Sunday, January 16, 2011

Boxers, Piranha and Lesbians, Oh My! The Best Films of 2010

It took me until August to award a film with an “A” rating (that would be Piranha 3D and if you know me at all, you realize that makes perfect sense) so I worried slightly about whether 2010 was going to be a dud of a year. In fact the last couple months of 2010 gave us some great films. Plenty of great acting, writing and directing going on. Lots of truly rewarding and original stuff this year amongst all the remakes and reboots. Keep looking and you’ll find the good stuff. And here they are:

1) 127 Hours (dir. Danny Boyle)
Danny Boyle’s “127 Hours” is basically an Oscar-worthy torture porn flick. It’s a highbrow “Saw” movie which finds an ordinary person, the real life adventurer Aron Ralston (an electric James Franco), in an extraordinary situation, where he faces a choice: die from starvation or cut off his own limb to stay alive. Sure Boyle fills his claustrophobic, yet tremendously entertaining film with beautiful and touching cutaways to better and brighter moments in Aron’s life, but he certainly spends the film’s finale right in there as Aron chops away at that arm. A sort of weird mix of “The Diving Bell & the Butterfly” and “Into the Wild,” this is audacious filmmaking and without question the most stunning and mesmerizing film of the year – assuming you have the stomach to take it. Highly recommended! Fun Fact: The camcorder used by James Franco in the film was the actual one Aron Ralston used when he was trapped in Blue John Canyon.

2) The Town (dir. Ben Affleck)
Ben Affleck is two for two with this tremendous follow up to “Gone Baby Gone.” This Boston-set (where else?) heist flick is more than just a cops and robbers movie. It carries emotional weight (the bank robber falls in love with the victim but she doesn’t know he’s the bank robber!) and plenty of cool gun and car chases. The chase with the gang dressed as nuns is one of the best action scenes of the year (see “Inception” for the other). For a fun time pair this awesome flick with “The Departed” for a Wicked Cool Bas-ton Movie Marathon. Fun Fact: The film's premiere was held at Fenway Park. The cast walked a red carpet along the first baseline.



3) Piranha 3D (dir. Alexandre Aja)
The best horror film of the year is also one of the year’s funniest. It was simply one of the most enjoyable times I had at the theater. The film from the guy who brought us High Tension and the The Hills Have Eyes remake throws everything at the viewer in glorious 3D which is not limited to Jerry O’Connell’s genitalia. The film features some of Hollywood’s greatest B-list actors including Elizabeth Shue, Richard Dreyfuss and Christopher Lloyd, not to mention some of the wildest and bloodiest gore scenes ever committed to celluloid. I’m pretty sure most of the film’s production budget was for the fake blood and gore. This is the type of movie 3D was made for. This film certainly doesn’t bite, assuming you’re in on the joke. Fun Fact: Alexandre Aja planned to have Joe Dante (director of the original Piranha) and James Cameron (director of Piranha Part Two: The Spawning) play boat captains who give safety lessons to the teens. Dante wanted to do it but Cameron was too busy.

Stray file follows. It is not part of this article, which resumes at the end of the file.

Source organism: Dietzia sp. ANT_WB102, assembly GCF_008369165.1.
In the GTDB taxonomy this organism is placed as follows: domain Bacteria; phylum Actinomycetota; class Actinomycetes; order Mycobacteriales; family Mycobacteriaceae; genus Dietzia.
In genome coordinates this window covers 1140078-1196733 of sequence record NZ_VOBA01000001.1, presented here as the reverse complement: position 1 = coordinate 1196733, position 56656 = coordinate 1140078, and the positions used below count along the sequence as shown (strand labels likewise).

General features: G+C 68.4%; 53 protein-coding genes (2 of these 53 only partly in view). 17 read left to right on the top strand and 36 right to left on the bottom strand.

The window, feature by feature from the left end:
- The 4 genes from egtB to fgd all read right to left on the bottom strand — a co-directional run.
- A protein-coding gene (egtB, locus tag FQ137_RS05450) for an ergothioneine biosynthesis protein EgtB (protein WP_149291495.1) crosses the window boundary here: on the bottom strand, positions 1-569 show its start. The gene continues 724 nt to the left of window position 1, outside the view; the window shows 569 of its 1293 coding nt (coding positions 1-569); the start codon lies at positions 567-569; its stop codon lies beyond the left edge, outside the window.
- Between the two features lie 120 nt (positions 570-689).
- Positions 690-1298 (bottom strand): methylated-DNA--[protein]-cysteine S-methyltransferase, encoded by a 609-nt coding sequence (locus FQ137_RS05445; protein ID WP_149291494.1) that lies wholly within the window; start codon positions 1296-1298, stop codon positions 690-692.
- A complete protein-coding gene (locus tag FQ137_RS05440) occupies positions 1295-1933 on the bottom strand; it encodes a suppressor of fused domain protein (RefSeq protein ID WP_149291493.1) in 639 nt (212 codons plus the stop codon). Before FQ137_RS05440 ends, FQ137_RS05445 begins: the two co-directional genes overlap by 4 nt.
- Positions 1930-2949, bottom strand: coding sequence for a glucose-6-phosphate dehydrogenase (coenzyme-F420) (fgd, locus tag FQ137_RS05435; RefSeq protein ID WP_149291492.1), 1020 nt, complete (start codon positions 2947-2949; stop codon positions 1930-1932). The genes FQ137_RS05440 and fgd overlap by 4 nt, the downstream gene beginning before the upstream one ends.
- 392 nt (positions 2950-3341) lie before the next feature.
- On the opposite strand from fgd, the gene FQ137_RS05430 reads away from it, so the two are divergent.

4) The Fighter (dir. David O. Russell)
Marky Mark does it again. Except this time he’s surrounded by of the interesting characters. The true life tale of “Irish” Mickey Ward famed shot at the welterweight championship is a boxing movie for people who don’t like boxing movies. The film thankfully follows around Mickey’s crazy family including his brother Dickie (a terrific Christian Bale) his mother (a wonderful Melissa Leo), his seven badly-coifed sisters, and his girlfriend (a superb Amy Adams). It’s rare for a “sports movie” to make you care about the characters this much and it has the balls to spend plenty of the film’s runtime without actually showing a boxing match. Fun Fact: In the film, Christian Bale plays Dickie Eklund, who is 7 years older than his half-brother Mickey Ward, played by Mark Wahlberg. In reality, Wahlberg is 3 years Bale's senior.

5) Black Swan (dir. Darren Aronofsky)
The year’s second best horror film has nothing to due with killer fish, but rather a ballerina’s tormented psyche as she turns into an evil black swan. Leave it to Darren Aronofksy to make a horror movie set in the world of New York ballet. He turned the story of addiction into a horror flick with “Requiem for a Dream” and here he also gives us chilling and disturbing images that will most likely stick with you for days. The film’s gritty style fits the tone. One would think a film about dancers would have a pretty and polished look, but Aronofksy forgoes that to show us the seedy underbelly of this world. He gets into our heroine’s head (and under her skin sometimes) so flawlessly we’re not sure if we’ll be the same after the film ends. Sort of an Oscar-worthy “David Cronenberg does Showgirls” riff, this is a thrilling movie that will certainly stay with you. Fun Fact: The film began as a screenplay called "The Understudy" and took place in the world of New York theater. Darren Aronofsky liked the script, but suggested it be changed to ballet.